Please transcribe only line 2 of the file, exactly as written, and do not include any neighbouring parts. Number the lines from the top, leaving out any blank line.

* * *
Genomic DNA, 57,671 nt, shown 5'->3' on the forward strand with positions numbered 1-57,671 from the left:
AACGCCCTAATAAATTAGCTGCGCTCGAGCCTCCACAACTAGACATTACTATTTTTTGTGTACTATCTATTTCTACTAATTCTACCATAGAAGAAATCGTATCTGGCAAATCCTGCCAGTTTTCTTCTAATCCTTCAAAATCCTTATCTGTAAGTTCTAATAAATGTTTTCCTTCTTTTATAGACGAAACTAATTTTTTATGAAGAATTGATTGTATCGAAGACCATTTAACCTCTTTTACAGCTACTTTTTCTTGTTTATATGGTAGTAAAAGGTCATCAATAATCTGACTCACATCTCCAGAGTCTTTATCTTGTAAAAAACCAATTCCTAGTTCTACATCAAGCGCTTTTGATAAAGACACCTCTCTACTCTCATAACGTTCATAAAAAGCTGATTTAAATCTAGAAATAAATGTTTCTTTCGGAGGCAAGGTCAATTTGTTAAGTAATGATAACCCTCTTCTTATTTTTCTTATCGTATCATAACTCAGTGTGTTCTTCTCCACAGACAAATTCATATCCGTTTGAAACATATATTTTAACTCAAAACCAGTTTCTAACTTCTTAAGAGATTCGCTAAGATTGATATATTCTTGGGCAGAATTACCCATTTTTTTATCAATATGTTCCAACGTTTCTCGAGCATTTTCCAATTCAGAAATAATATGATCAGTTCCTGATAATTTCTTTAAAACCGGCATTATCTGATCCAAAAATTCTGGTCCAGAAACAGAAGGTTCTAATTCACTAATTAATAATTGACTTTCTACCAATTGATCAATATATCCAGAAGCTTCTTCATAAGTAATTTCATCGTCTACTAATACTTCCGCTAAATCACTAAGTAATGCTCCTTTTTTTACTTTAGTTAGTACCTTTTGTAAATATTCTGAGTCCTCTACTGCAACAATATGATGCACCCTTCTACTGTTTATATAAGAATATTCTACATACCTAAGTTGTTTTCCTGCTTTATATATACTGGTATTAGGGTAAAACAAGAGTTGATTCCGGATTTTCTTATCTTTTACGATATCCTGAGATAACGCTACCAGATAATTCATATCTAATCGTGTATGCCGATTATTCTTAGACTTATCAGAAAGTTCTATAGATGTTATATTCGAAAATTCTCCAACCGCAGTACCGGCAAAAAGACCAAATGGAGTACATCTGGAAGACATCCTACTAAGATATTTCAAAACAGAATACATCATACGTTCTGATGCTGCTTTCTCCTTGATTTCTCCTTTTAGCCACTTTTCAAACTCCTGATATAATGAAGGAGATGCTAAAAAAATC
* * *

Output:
AACGCCCTAATAAATTAGCTGCGCTCGAGCCTCCACAACTAGACATTACTATTTTTTGTGTACTATCTATTTCTACTAATTCTACCATAGAAGAAATCGTATCTGGCAAATCCTGCCAGTTTTCTTCTAATCCTTCAAAATCCTTATCTGTAAGTTCTAATAAATGTTTTCCTTCTTTTATAGACGAAACTAATTTTTTATGAAGAATTGATTGTATCGAAGACCATTTAACCTCTTTTACAGCTACTTTTTCTTGTTTATATGGTAGTAAAAGGTCATCAATAATCTGACTCACATCTCCAGAGTCTTTATCTTGTAAAAAACCAATTCCTAGTTCTACATCAAGCGCTTTTGATAAAGACACCTCTCTACTCTCATAACGTTCATAAAAAGCTGATTTAAATCTAGAAATAAATGTTTCTTTCGGAGGCAAGGTCAATTTGTTAAGTAATGATAACCCTCTTCTTATTTTTCTTATCGTATCATAACTCAGTGTGTTCTTCTCCACAGACAAATTCATATCCGTTTGAAACATATATTTTAACTCAAAACCAGTTTCTAACTTCTTAAGAGATTCGCTAAGATTGATATATTCTTGGGCAGAATTACCCATTTTTTTATCAATATGTTCCAACGTTTCTCGAGCATTTTCCAATTCAGAAATAATATGATCAGTTCCTGATAATTTCTTTAAAACCGGCATTATCTGATCCAAAAATTCTGGTCCAGAAACAGAAGGTTCTAATTCACTAATTAATAATTGACTTTCTACCAATTGATCAATATATCCAGAAGCTTCTTCATAAGTAATTTCATCGTCTACTAATACTTCCGCTAAATCACTAAGTAATGCTCCTTTTTTTACTTTAGTTAGTACCTTTTGTAAATATTCTGAGTCCTCTACTGCAACAATATGATGCACCCTTCTACTGTTTATATAAGAATATTCTACATACCTAAGTTGTTTTCCTGCTTTATATATACTGGTATTAGGGTAAAACAAGAGTTGATTCCGGATTTTCTTATCTTTTACGATATCCTGAGATAACGCTACCAGATAATTCATATCTAATCGTGTATGCCGATTATTCTTAGACTTATCAGAAAGTTCTATAGATGTTATATTCGAAAATTCTCCAACCGCAGTACCGGCAAAAAGACCAAATGGAGTACATCTGGAAGACATCCTACTAAGATATTTCAAAACAGAATACATCATACGTTCTGATGCTGCTTTCTCCTTGATTTCTCCTTTTAGCCACTTTTCAAACTCCTGATATAATGAAGGAGATGCTAAAAAAATC